Good and Bad News for Realtors

I won’t exactly come across as a visionary if I point out the real estate has been in the slumps for the past few years. By the way, just in case you missed it, water is wet. Now that I’m done stating the obvious, it’s time to start digging through some of the recent numbers that the National Association of Realtors (NAR) has been kicking out regarding the future of our industry. What they mean to the industry is sometimes not that obvious.

Let me start by pointing out that recent NAR missives are pointing at an increase in residential and commercial property sales. While this is certainly good news, it’s also that time of the year. While we can all certainly hope that this continues to trend upward, at present it looks like it’s going to do so slowly and considering the glut of inventory currently in market it could be a while before we start hearing any good numbers about new housing starts. That said, getting better is better than getting worse. Unfortunately, what these trends mean for real estate professionals who are currently in the trenches is uncertain.

Part of the good news is that the competition among Realtors who buy and sell houses has improved greatly due to a sharp decline in the number of licensed Realtors talking them on. According to various numbers released by the NAR and others, in 2006 there are approximately 1.4 million NAR members. I have also seen estimates as high as 2.6 million licensed realtors for that period of time. Today, again according to the NAR, that number is under 1 million.

According to the 2011 NAR member profile poll, while things are looking up a bit, Realtors really are working harder and making less. In fact, the median income of an average realtor dropped 4.5% last year to $34,100. This was preceded by a 3% decline in 2009. Those members who list themselves as broker/Realtors earned a median salary of $48,700 while sales agents earned an average of $24,900 in 2010. Even more disproportionate is that NAR members who’ve been in the business for two years or less earned a median income of $8,900 while those who’ve been in the business for 16 years or more earned $47,100. While good news for those agents who stick it out year after year, this raises a red flag not only for the challenges that new broker/Realtor’s face in entering this market but also is going to create a generational gap between home buyers and the professional Realtors there to help them.

For example, the 2011 member profile survey shows that the typical NAR member broker/Realtor is 56 years old. Only 3% of all Realtors are under the age of 30. While age may not be a huge factor in successful home selling, when you take into consideration that many home buyers are young people who are purchasing their first home, it’s quite possible that they will respond differently to agents closer to their age who have a good handle on alternative forms of finding and marketing homes through blogs, social media tools, specialized websites etc. Again, according to the member survey, only 10% of all Realtors claim to have a blog. Of those, 18% are between the ages of 30 and 39 while 16% are younger than 29. Likewise, 83% of agents under age 29 claim to use social media tools to help find and assists their clients compared to just 52% of agents between the ages of 50 and 59.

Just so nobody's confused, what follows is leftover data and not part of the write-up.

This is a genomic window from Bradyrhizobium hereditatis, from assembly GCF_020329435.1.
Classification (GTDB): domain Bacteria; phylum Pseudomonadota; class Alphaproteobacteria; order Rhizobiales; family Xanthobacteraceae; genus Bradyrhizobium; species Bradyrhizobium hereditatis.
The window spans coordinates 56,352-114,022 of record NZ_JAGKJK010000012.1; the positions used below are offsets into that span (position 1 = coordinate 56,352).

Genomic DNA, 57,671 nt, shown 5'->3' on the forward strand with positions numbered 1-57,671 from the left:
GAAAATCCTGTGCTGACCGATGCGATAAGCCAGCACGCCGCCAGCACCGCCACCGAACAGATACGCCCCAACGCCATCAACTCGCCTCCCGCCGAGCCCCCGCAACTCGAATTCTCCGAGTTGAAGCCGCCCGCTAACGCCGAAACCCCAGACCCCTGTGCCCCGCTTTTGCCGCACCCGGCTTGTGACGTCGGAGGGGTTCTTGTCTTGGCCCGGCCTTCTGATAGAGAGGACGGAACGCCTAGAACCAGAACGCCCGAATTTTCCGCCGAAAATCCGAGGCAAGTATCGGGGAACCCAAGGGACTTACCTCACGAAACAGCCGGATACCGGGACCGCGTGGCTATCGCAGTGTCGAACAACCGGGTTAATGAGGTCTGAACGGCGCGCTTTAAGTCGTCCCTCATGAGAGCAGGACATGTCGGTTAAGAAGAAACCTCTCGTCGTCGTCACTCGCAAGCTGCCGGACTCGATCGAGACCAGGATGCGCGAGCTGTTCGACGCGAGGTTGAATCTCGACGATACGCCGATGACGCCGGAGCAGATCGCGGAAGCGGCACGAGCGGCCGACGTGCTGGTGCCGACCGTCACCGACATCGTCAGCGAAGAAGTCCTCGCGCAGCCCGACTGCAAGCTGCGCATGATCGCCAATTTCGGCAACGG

My intention is not to be ageist, but to point out that as markets change the need for members to be flexible needs to change as well. The bottom line is that if your clients are going to use certain approaches to find a new home or to sell their existing ones, agents need to be aware of these tools and methodologies in order to meet those clients in the right place.

As people much wiser than me have pointed out “this too shall pass”. Where we are today is not we’re going to be in the future. The good news is that we’ve hit the bottom and were looking up. The bad news is that it’s still a tough slog and for many people it’s a hard way to make a living. That said, the passion that most agents have for the work they do has less to do with their paychecks and more to do with the services they provide their clients and the challenges that keep them fresh and viable the marketplace. By staying flexible, keeping a positive outlook and looking for ways to create opportunities, we can continue to rebuild this industry and make it a positive experience for everybody.

The Secure and Fair Enforcement For Mortgage Licensing Act and Your Career